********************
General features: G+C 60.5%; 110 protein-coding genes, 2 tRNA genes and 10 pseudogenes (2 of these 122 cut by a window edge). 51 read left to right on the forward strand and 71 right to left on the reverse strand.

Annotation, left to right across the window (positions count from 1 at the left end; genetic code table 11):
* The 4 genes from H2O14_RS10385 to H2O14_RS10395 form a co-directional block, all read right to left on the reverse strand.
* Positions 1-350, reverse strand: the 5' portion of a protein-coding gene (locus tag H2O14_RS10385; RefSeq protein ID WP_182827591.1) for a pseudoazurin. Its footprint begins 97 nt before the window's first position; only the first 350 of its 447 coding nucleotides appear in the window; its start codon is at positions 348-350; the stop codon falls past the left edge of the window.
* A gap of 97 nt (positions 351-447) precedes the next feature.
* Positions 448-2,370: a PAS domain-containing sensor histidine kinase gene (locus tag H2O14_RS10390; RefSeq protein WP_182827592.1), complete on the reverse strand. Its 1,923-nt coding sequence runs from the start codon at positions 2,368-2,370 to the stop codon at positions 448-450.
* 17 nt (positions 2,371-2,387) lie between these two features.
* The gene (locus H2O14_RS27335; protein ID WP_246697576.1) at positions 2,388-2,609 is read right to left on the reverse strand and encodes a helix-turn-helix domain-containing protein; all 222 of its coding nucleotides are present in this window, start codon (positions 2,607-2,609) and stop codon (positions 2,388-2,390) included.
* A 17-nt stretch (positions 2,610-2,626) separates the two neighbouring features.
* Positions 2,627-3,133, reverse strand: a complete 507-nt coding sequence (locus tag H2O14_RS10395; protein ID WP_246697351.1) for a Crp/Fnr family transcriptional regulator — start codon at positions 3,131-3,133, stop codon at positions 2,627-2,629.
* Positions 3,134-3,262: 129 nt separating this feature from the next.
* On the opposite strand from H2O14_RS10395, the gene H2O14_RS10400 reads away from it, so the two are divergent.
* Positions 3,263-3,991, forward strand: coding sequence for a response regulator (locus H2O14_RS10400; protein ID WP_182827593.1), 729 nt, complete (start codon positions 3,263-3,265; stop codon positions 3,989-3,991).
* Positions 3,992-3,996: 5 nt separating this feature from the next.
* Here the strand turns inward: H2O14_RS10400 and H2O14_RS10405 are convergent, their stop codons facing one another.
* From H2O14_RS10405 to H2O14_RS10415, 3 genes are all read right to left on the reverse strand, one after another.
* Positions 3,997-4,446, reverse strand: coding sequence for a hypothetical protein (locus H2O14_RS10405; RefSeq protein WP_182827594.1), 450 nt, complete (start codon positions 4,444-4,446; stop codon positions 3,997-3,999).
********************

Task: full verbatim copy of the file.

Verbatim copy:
General features: G+C 60.5%; 110 protein-coding genes, 2 tRNA genes and 10 pseudogenes (2 of these 122 cut by a window edge). 51 read left to right on the forward strand and 71 right to left on the reverse strand.

Annotation, left to right across the window (positions count from 1 at the left end; genetic code table 11):
* The 4 genes from H2O14_RS10385 to H2O14_RS10395 form a co-directional block, all read right to left on the reverse strand.
* Positions 1-350, reverse strand: the 5' portion of a protein-coding gene (locus tag H2O14_RS10385; RefSeq protein ID WP_182827591.1) for a pseudoazurin. Its footprint begins 97 nt before the window's first position; only the first 350 of its 447 coding nucleotides appear in the window; its start codon is at positions 348-350; the stop codon falls past the left edge of the window.
* A gap of 97 nt (positions 351-447) precedes the next feature.
* Positions 448-2,370: a PAS domain-containing sensor histidine kinase gene (locus tag H2O14_RS10390; RefSeq protein WP_182827592.1), complete on the reverse strand. Its 1,923-nt coding sequence runs from the start codon at positions 2,368-2,370 to the stop codon at positions 448-450.
* 17 nt (positions 2,371-2,387) lie between these two features.
* The gene (locus H2O14_RS27335; protein ID WP_246697576.1) at positions 2,388-2,609 is read right to left on the reverse strand and encodes a helix-turn-helix domain-containing protein; all 222 of its coding nucleotides are present in this window, start codon (positions 2,607-2,609) and stop codon (positions 2,388-2,390) included.
* A 17-nt stretch (positions 2,610-2,626) separates the two neighbouring features.
* Positions 2,627-3,133, reverse strand: a complete 507-nt coding sequence (locus tag H2O14_RS10395; protein ID WP_246697351.1) for a Crp/Fnr family transcriptional regulator — start codon at positions 3,131-3,133, stop codon at positions 2,627-2,629.
* Positions 3,134-3,262: 129 nt separating this feature from the next.
* On the opposite strand from H2O14_RS10395, the gene H2O14_RS10400 reads away from it, so the two are divergent.
* Positions 3,263-3,991, forward strand: coding sequence for a response regulator (locus H2O14_RS10400; protein ID WP_182827593.1), 729 nt, complete (start codon positions 3,263-3,265; stop codon positions 3,989-3,991).
* Positions 3,992-3,996: 5 nt separating this feature from the next.
* Here the strand turns inward: H2O14_RS10400 and H2O14_RS10405 are convergent, their stop codons facing one another.
* From H2O14_RS10405 to H2O14_RS10415, 3 genes are all read right to left on the reverse strand, one after another.
* Positions 3,997-4,446, reverse strand: coding sequence for a hypothetical protein (locus H2O14_RS10405; RefSeq protein WP_182827594.1), 450 nt, complete (start codon positions 4,444-4,446; stop codon positions 3,997-3,999).